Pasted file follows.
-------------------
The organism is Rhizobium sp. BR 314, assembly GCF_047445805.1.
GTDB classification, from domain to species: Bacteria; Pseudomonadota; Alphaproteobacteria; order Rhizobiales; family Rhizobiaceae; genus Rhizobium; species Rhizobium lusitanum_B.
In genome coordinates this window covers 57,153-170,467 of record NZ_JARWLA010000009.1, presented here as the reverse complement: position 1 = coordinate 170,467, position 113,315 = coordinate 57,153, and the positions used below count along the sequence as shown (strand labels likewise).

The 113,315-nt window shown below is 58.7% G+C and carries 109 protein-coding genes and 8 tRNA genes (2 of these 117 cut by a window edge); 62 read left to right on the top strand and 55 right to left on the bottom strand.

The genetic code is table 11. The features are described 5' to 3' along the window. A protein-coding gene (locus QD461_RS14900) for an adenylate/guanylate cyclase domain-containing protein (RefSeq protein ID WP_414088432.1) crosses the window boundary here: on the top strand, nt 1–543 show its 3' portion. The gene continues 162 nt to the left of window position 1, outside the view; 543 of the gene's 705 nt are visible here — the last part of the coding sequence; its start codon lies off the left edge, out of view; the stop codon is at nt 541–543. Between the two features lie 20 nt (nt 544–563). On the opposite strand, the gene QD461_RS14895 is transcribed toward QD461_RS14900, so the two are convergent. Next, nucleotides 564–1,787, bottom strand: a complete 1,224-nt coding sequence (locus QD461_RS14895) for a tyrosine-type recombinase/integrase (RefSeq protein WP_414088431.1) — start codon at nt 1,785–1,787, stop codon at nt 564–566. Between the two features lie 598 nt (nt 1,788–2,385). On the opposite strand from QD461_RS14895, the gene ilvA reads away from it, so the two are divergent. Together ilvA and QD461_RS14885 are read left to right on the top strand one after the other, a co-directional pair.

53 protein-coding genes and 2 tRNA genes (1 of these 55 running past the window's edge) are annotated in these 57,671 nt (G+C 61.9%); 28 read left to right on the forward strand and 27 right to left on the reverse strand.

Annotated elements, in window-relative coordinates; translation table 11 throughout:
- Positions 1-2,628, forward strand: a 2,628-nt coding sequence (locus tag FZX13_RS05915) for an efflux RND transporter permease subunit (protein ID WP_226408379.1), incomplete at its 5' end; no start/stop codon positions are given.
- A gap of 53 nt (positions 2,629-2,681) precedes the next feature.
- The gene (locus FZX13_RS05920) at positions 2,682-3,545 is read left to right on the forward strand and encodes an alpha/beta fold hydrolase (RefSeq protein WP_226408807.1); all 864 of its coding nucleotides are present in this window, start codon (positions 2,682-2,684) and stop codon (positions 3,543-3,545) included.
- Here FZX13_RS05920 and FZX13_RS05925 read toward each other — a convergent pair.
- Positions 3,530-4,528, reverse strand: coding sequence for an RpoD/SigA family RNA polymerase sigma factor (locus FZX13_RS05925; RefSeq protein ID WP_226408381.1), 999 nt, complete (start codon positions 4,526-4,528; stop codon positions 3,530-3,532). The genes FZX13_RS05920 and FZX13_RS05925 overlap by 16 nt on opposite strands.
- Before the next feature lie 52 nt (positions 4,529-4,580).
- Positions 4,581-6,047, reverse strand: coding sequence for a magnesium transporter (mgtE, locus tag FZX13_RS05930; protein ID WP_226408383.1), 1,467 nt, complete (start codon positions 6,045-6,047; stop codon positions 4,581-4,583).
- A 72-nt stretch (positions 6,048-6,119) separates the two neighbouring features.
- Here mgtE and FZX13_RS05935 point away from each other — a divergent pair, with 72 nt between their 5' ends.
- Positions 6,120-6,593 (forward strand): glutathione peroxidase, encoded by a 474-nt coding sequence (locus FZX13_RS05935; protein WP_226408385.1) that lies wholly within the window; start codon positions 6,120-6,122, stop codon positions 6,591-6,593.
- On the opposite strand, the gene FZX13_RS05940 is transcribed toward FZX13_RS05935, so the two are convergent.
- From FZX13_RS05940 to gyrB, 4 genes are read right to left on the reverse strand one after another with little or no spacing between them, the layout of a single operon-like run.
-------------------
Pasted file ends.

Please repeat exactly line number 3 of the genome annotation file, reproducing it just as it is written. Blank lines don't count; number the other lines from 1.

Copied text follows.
In genome coordinates this window covers 57,153-170,467 of record NZ_JARWLA010000009.1, presented here as the reverse complement: position 1 = coordinate 170,467, position 113,315 = coordinate 57,153, and the positions used below count along the sequence as shown (strand labels likewise).